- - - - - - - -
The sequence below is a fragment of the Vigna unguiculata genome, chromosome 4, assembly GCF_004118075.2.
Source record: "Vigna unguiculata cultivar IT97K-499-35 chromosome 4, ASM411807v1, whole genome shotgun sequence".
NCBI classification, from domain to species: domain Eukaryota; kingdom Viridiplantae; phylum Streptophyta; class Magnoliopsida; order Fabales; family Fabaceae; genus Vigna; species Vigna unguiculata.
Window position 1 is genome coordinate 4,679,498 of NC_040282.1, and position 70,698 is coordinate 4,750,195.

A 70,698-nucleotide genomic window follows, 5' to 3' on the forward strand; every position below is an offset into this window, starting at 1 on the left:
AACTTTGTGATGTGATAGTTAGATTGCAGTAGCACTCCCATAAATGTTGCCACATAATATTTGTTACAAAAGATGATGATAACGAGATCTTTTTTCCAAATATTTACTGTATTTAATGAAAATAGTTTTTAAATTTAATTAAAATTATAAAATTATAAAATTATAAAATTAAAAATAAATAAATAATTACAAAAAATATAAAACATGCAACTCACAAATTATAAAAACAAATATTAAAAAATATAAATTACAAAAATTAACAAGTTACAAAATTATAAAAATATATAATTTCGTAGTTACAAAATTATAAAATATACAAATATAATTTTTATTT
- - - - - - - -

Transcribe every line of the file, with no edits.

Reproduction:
The sequence below is a fragment of the Vigna unguiculata genome, chromosome 4, assembly GCF_004118075.2.
Source record: "Vigna unguiculata cultivar IT97K-499-35 chromosome 4, ASM411807v1, whole genome shotgun sequence".
NCBI classification, from domain to species: domain Eukaryota; kingdom Viridiplantae; phylum Streptophyta; class Magnoliopsida; order Fabales; family Fabaceae; genus Vigna; species Vigna unguiculata.
Window position 1 is genome coordinate 4,679,498 of NC_040282.1, and position 70,698 is coordinate 4,750,195.

A 70,698-nucleotide genomic window follows, 5' to 3' on the forward strand; every position below is an offset into this window, starting at 1 on the left:
AACTTTGTGATGTGATAGTTAGATTGCAGTAGCACTCCCATAAATGTTGCCACATAATATTTGTTACAAAAGATGATGATAACGAGATCTTTTTTCCAAATATTTACTGTATTTAATGAAAATAGTTTTTAAATTTAATTAAAATTATAAAATTATAAAATTATAAAATTAAAAATAAATAAATAATTACAAAAAATATAAAACATGCAACTCACAAATTATAAAAACAAATATTAAAAAATATAAATTACAAAAATTAACAAGTTACAAAATTATAAAAATATATAATTTCGTAGTTACAAAATTATAAAATATACAAATATAATTTTTATTT